Visualizing Race and Foreclosure in Oakland

by Hector Fernando Burga



Maps offer a compelling view of trends that influence the social life of cities. A set of carefully crafted maps by Pietro Calogero reveals a story of racial displacement in the aftermath of California’s housing crisis.

Calogero begins his analysis with the image above, marking the location of foreclosures across the city of Oakland. Patterns of concentration show higher foreclosure densities in west and southeast Oakland — the industrial areas of the city. Areas of lower concentration appear in the east, primarily in the affluent residential neighborhoods along the Oakland Hills, overlooking the San Francisco Bay.



The analysis then maps African-American populations prior to the housing-market crash. Patterns of residence are uneven, and neighborhoods with the highest concentrations are located near Oakland’s industrial zones.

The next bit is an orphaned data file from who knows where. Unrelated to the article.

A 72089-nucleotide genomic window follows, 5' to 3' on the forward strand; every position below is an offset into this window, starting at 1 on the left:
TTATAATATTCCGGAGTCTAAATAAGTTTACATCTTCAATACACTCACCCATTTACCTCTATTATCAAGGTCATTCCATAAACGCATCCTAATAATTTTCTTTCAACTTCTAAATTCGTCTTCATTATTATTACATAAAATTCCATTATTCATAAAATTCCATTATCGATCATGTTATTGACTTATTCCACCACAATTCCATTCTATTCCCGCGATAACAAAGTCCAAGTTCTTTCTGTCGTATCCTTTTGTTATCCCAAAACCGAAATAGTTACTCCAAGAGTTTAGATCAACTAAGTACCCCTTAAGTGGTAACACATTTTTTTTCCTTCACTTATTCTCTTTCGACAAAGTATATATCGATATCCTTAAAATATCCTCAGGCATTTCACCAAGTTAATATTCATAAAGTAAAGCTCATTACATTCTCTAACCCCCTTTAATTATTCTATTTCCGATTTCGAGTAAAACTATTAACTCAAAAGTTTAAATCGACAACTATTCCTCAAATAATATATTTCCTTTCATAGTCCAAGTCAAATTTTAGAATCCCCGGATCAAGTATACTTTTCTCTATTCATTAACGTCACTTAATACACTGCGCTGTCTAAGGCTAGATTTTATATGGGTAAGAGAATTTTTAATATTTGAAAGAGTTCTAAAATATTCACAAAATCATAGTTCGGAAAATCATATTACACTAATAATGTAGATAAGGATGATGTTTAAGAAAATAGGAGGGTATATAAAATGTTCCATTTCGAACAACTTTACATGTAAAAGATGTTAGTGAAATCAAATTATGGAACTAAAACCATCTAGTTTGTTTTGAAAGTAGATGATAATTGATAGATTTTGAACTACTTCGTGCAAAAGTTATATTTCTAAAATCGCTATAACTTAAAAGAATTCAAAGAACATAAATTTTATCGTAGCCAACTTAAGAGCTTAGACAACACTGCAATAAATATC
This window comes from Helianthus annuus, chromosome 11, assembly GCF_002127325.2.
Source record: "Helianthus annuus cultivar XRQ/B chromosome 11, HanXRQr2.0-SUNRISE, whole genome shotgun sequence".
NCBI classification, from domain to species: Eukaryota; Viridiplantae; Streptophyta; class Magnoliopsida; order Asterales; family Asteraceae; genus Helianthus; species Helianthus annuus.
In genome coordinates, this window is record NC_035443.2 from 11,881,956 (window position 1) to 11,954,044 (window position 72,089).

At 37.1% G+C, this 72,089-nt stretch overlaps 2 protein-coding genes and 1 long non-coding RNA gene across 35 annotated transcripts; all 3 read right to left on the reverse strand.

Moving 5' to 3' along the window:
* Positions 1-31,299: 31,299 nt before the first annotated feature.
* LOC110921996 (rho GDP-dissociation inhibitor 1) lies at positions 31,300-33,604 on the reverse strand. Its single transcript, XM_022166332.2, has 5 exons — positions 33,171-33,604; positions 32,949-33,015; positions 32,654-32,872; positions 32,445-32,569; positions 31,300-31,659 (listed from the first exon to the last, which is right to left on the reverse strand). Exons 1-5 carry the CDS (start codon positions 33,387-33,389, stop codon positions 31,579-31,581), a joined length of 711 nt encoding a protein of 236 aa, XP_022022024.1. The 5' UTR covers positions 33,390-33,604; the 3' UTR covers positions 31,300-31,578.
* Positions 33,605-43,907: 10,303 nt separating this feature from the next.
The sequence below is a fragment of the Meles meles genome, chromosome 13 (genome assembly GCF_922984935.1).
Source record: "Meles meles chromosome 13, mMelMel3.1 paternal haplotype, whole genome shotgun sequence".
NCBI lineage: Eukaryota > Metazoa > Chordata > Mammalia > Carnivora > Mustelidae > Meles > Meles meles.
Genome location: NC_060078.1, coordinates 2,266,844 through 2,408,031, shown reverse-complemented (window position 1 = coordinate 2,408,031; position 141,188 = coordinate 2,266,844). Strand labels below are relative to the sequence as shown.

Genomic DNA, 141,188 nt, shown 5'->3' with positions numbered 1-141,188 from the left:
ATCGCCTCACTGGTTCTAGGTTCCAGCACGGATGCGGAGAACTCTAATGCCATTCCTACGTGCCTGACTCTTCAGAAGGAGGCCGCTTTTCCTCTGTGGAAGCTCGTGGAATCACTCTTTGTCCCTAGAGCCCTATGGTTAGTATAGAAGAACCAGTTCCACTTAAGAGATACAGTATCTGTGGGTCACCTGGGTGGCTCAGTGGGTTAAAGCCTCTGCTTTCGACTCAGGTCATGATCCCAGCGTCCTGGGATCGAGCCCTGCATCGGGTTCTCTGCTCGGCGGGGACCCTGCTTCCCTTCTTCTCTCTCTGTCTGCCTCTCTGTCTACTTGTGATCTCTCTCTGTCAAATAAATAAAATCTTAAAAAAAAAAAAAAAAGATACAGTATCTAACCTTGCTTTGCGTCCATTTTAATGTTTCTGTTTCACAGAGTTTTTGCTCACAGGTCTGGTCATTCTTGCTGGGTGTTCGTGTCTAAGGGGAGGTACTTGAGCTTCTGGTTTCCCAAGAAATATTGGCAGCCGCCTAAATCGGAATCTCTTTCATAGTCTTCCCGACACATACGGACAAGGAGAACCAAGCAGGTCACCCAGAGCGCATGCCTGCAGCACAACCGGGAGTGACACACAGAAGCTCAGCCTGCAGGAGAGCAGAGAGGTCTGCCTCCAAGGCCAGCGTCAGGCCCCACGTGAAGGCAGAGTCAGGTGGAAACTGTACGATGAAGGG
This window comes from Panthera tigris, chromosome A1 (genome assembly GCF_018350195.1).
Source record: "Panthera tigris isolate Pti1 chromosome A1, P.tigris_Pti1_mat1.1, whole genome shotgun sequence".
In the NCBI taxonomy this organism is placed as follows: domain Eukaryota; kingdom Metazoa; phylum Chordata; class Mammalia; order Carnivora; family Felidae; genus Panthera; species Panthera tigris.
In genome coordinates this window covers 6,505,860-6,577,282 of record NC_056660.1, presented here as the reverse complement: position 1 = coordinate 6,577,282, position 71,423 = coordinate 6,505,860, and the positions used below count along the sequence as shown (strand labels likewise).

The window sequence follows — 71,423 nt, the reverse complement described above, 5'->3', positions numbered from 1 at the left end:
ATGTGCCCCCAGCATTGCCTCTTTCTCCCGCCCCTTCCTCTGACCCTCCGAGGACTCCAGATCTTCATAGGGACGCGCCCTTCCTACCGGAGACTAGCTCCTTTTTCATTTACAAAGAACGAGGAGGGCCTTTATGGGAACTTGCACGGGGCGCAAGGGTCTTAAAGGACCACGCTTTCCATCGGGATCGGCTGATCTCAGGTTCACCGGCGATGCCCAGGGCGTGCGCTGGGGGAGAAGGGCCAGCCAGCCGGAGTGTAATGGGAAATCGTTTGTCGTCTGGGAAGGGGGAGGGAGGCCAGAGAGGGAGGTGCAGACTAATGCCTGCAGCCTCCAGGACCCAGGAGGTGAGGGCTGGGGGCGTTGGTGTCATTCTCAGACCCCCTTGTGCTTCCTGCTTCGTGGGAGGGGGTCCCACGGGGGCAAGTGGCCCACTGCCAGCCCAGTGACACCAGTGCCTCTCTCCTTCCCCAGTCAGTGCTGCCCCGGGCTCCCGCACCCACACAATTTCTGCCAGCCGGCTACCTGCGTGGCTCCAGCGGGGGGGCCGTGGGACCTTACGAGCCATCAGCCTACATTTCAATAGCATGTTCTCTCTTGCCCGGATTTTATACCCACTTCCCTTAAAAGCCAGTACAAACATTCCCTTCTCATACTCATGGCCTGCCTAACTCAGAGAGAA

In the final map, both representations fuse to demonstrate the relationship between foreclosure and race: African Americans have been disproportionately affected by the foreclosure crisis in Oakland.

Visualizing the social consequences of the housing crisis offers an opportunity to reflect upon the patterns of racial segregation in American cities. If Oakland is a case study of trends across the United States, how will American cities ever become equitable and socially diverse?

Credits: Maps by Pietro Calogero.

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